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Statistical properties of community structure in large social and information networks
"... A large body of work has been devoted to identifying community structure in networks. A community is often though of as a set of nodes that has more connections between its members than to the remainder of the network. In this paper, we characterize as a function of size the statistical and structur ..."
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Cited by 120 (10 self)
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A large body of work has been devoted to identifying community structure in networks. A community is often though of as a set of nodes that has more connections between its members than to the remainder of the network. In this paper, we characterize as a function of size the statistical and structural properties of such sets of nodes. We define the network community profile plot, which characterizes the “best ” possible community—according to the conductance measure—over a wide range of size scales, and we study over 70 large sparse realworld networks taken from a wide range of application domains. Our results suggest a significantly more refined picture of community structure in large realworld networks than has been appreciated previously. Our most striking finding is that in nearly every network dataset we examined, we observe tight but almost trivial communities at very small scales, and at larger size scales, the best possible communities gradually “blend in ” with the rest of the network and thus become less “communitylike.” This behavior is not explained, even at a qualitative level, by any of the commonlyused network generation models. Moreover, this behavior is exactly the opposite of what one would expect based on experience with and intuition from expander graphs, from graphs that are wellembeddable in a lowdimensional structure, and from small social networks that have served as testbeds of community detection algorithms. We have found, however, that a generative model, in which new edges are added via an iterative “forest fire” burning process, is able to produce graphs exhibiting a network community structure similar to our observations.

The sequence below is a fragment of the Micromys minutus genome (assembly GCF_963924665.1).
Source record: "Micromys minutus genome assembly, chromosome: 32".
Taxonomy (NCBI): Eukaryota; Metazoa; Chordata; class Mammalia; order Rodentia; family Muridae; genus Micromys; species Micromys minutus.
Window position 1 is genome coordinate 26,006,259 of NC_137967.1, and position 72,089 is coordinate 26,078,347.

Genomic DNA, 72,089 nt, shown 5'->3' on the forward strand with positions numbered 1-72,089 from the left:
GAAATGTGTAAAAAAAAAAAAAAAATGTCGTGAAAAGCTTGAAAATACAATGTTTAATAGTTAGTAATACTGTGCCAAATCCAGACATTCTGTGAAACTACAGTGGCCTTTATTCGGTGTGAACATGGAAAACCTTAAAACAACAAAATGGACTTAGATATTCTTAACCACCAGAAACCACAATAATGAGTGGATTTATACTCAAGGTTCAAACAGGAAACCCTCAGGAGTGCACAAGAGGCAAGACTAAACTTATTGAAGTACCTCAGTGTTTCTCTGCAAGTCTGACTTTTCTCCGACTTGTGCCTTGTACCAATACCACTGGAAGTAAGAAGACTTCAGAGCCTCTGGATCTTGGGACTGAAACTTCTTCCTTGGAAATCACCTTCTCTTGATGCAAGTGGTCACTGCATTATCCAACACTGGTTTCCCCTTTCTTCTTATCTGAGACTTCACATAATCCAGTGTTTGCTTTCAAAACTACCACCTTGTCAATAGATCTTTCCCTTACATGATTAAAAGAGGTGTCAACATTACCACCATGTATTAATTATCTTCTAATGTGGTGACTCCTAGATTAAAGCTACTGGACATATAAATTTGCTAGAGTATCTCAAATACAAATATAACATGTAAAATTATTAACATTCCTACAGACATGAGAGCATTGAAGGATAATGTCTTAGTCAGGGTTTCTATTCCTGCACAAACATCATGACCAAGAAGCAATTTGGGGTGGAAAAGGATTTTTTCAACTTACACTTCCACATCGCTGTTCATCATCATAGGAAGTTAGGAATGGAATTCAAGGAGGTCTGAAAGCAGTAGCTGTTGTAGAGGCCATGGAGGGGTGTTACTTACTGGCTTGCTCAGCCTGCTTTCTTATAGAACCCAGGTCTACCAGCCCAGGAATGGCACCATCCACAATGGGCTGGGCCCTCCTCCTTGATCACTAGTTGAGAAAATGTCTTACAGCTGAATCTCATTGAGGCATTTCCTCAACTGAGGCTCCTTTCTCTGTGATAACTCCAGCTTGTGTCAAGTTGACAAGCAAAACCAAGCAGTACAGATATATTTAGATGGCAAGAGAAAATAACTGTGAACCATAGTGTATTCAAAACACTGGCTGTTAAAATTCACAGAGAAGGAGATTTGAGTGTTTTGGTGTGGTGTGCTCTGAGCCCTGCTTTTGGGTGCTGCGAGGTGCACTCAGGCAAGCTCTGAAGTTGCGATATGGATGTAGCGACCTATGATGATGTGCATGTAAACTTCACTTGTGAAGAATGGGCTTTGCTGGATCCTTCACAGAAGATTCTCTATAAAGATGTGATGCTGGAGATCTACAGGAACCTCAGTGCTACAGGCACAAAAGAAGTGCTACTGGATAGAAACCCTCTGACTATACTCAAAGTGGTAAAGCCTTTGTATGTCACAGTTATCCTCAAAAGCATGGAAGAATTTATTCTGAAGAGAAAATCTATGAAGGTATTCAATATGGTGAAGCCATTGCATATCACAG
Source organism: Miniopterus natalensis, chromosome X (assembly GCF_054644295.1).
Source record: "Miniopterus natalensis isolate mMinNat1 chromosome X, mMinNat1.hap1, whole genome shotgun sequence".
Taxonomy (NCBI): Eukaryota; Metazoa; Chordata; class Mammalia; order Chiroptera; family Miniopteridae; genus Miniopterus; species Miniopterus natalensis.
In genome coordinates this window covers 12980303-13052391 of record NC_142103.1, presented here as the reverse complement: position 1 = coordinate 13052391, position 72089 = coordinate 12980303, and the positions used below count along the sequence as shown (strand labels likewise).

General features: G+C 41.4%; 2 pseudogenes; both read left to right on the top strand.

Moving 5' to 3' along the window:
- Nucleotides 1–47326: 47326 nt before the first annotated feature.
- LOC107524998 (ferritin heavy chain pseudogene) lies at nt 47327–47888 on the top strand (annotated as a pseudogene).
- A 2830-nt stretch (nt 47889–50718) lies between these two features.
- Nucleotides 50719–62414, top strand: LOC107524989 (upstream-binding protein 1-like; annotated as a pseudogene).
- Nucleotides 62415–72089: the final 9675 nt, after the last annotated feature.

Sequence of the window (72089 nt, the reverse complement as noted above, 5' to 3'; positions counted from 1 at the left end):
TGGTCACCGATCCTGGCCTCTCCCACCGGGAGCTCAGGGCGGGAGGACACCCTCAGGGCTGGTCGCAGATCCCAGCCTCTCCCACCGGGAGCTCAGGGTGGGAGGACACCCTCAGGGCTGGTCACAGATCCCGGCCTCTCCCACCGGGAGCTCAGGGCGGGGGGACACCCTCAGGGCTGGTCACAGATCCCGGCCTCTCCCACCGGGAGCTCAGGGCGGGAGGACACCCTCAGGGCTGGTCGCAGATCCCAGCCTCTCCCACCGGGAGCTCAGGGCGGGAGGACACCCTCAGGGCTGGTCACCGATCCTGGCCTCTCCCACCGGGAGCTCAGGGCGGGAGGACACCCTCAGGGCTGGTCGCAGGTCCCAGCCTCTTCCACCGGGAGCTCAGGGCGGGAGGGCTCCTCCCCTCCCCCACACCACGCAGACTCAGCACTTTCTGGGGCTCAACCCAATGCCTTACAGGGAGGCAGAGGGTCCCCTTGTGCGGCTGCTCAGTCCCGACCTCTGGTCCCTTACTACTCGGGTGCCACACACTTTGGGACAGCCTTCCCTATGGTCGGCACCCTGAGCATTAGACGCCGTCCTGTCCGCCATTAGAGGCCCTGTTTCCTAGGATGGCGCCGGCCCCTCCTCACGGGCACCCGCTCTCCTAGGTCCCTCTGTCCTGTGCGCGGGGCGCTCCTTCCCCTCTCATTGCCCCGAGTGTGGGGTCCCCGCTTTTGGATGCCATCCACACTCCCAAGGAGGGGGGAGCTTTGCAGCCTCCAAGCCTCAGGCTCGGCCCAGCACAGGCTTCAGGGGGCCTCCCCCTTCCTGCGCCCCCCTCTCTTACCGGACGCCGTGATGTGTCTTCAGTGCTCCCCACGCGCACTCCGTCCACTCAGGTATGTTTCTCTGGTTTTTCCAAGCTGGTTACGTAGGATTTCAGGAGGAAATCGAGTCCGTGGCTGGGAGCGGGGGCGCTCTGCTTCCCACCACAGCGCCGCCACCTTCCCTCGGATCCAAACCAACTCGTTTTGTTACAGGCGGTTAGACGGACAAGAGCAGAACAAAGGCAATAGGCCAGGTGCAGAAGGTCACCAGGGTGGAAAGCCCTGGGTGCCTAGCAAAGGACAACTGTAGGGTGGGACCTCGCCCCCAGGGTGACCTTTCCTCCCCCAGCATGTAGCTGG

Community structure in large networks: Natural cluster sizes and the absence of large welldefined clusters
, 2008
"... A large body of work has been devoted to defining and identifying clusters or communities in social and information networks, i.e., in graphs in which the nodes represent underlying social entities and the edges represent some sort of interaction between pairs of nodes. Most such research begins wit ..."
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Cited by 79 (6 self)
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A large body of work has been devoted to defining and identifying clusters or communities in social and information networks, i.e., in graphs in which the nodes represent underlying social entities and the edges represent some sort of interaction between pairs of nodes. Most such research begins with the premise that a community or a cluster should be thought of as a set of nodes that has more and/or better connections between its members than to the remainder of the network. In this paper, we explore from a novel perspective several questions related to identifying meaningful communities in large social and information networks, and we come to several striking conclusions. Rather than defining a procedure to extract sets of nodes from a graph and then attempt to interpret these sets as a “real ” communities, we employ approximation algorithms for the graph partitioning problem to characterize as a function of size the statistical and structural properties of partitions of graphs that could plausibly be interpreted as communities. In particular, we define the network community profile plot, which characterizes the “best ” possible community—according to the conductance measure—over a wide range of size scales. We study over 100 large realworld networks, ranging from traditional and online social networks, to technological and information networks and
Dynamics of Large Networks
, 2008
"... A basic premise behind the study of large networks is that interaction leads to complex collective behavior. In our work we found very interesting and counterintuitive patterns for time evolving networks, which change some of the basic assumptions that were made in the past. We then develop models ..."
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Cited by 18 (0 self)